Would it help to declare the intermediate data as global/persistent, so we don't need for-loops?
Maybe. You did not post a section of your code, which would clarify exactly what you are doing. So I could speculate only. It is more reliable, if you try this. Remember, that the behavior can change with the Matlab version, the OS and the avalaible free RAM.
Jochen Schuettler
Jochen Schuettler on 15 Mar 2021
Thank you for comment-answering my answer here, Jan. Global variables did not help in my case, sadly.
Concerning the memory management part: I'd understand if Matlab were showing somewhat less memory than Windows, but MORE ?
Windows Taskmanager: 4.something GB - Matlab 'memory': 9.9 GB

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Jochen Schuettler
Jochen Schuettler on 16 Mar 2021
Edited: Jochen Schuettler on 16 Mar 2021
Jan, you twice asked for a minimal code example. I offered to upload 15.2 GB or let you run my code for weeks. Now I wrote a short code that puts variables of the same size and structure into memory as my real problem. At first I tried to fill in semi-meaningful random values as well, but I guess that's not necessary and replaced them by ones. I commented them, so you could put them back in.
In the end, after all the memory building and filling, there is a short loop producing the above figures. At least it should happen that way, the code is still running... Any way to let randperm and mat2cell produce a progress message?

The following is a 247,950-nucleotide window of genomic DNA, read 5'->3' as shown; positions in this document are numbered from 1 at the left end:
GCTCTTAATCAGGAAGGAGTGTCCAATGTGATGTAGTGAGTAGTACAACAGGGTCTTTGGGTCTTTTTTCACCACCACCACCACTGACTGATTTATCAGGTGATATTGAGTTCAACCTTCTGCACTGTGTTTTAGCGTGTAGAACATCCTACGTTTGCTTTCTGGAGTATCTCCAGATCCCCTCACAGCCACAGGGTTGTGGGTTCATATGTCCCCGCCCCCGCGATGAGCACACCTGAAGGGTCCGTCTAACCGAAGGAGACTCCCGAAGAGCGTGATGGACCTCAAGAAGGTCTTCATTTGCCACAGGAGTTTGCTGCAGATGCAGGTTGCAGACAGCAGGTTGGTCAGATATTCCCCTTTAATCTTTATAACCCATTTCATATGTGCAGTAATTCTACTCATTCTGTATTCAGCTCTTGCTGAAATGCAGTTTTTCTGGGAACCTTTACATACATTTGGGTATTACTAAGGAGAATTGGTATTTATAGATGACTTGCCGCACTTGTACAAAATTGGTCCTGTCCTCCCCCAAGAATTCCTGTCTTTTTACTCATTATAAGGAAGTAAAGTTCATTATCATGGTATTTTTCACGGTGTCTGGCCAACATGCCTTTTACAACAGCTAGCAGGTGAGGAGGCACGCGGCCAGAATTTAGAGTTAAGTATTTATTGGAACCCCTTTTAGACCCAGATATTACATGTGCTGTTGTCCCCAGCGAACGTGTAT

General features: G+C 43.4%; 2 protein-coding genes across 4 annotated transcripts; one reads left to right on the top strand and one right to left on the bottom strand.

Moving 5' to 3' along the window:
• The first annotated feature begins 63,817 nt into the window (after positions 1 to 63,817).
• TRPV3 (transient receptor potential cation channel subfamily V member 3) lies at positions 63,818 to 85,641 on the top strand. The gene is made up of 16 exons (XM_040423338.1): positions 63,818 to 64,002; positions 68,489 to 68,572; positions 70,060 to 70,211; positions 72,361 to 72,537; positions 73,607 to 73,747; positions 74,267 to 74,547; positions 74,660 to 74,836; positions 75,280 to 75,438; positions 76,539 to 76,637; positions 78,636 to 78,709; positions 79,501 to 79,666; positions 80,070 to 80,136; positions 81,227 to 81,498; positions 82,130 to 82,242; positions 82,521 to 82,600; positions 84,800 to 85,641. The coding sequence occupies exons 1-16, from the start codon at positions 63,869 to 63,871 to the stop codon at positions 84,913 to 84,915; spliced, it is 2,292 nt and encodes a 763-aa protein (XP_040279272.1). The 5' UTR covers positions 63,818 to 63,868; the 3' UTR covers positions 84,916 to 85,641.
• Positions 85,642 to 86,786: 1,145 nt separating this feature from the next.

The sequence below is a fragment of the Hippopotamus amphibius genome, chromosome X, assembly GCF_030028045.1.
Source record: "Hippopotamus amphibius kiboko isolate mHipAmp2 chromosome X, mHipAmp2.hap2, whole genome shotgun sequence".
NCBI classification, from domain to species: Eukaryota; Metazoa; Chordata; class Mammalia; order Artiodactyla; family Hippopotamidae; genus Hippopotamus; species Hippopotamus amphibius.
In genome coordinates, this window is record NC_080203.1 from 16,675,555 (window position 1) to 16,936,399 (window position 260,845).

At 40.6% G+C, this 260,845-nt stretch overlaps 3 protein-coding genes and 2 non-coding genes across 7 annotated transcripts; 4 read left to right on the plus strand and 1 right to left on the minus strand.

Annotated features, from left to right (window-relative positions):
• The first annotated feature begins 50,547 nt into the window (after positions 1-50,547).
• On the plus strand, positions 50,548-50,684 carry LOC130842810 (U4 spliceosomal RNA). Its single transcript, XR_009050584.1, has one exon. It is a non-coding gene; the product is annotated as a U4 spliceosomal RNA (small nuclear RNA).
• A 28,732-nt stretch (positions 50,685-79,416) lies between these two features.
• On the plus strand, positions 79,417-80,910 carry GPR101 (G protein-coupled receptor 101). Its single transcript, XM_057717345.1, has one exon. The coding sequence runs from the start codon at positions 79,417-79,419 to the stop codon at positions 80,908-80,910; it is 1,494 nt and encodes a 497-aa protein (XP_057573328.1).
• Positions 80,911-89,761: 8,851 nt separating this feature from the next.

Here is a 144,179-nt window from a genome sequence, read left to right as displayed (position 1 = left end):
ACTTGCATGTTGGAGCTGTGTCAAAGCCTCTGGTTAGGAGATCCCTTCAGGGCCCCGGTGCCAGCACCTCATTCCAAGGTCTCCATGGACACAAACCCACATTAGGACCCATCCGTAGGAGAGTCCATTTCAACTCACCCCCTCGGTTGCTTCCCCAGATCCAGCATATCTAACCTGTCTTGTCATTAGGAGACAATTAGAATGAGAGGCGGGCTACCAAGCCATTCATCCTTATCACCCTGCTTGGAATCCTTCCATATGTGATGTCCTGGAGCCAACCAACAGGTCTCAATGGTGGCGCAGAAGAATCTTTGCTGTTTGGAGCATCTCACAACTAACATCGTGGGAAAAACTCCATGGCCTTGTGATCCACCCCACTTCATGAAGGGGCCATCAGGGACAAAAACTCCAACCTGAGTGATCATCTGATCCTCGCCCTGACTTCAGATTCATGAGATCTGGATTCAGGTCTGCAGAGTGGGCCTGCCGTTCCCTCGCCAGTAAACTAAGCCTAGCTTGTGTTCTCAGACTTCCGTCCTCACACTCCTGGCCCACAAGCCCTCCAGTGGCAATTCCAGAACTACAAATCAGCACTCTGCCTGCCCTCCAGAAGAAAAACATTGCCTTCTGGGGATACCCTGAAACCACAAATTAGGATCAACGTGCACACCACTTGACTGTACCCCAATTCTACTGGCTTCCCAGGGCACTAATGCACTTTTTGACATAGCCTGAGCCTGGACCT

My machine is x64, 16GB, OS is Windows 10 20H2, Matlab is R2019a.
A = cell(1,4);
l(1) = 24043282;
l(2) = 654;
A{1} = sparse(l(1),1);
A{1}(randperm(l(1),l(2))) = 1;%[1 randperm(l(2)-2,l(2)-2)+1 l(2)];
l(3) = 660;
l(4) = 23580752;
temp = sparse(l(1),l(3));
temp(randperm(l(2)*l(1),l(4))) = 1;%[1 randperm(l(4)-2,l(4)-2) l(4)];
A{2} = mat2cell(temp,l(1),ones(l(3),1));
l(5) = 83195;
l(6) = 7368740;
l(7) = 109051176;
l(8) = 621077181;
temp = sparse(l(5),l(6));
temp(randperm(l(5)*l(6),l(7))) = 1;%[1 randperm(l(8)-2,l(7)-2)+1 l(8)]/10000;
A{3} = mat2cell(temp,l(5),ones(l(6),1));
A{4} = ones(1,4);
clear temp;
l(9) = fix(l(8)/10000);
l(10) = 10000;
l(11) = 7272;
std_l2 = 3.2744e4;
mean_l2 = 2.693e5;
l2 = round(randn(l(11),1)*std_l2+mean_l2);
I2 = [randperm(l(9)-1,l(11)-1) l(9)];
B = cell(l(9),1);
for i = 1:l(11)
I2i = I2(i);
B{I2i} = cell(1,4);
B{I2i}{1} = ones(l(10),1,'uint32');%uint32([1 randperm(l2(i)-1,l(10)-1)+1]');
B{I2i}{2} = ones(l2(i),6,'uint8');
B{I2i}{3} = ones(l2(i),2,'int16');
B{I2i}{4} = ones(1,2);
end
l(12) = 233209050;
l(13) = 6957970;
C = zeros(l(12),1,'int32');
C(randperm(l(12),l(13))) = 1;%[randperm(l(13)-1,l(13)-1) l(13)];
D = ones(384,17);
tv = [];
for n = 1:400:6000
tic; for i = 1:10000; t = D(1:n); end; tv(end+1) = toc;
end
plot(1:400:6000,tv);
  7 Comments
Jan
Jan on 19 Mar 2021
In this forum "closing" means, that a question is removed soon. So we close questions only, if they contain too few information to be answered.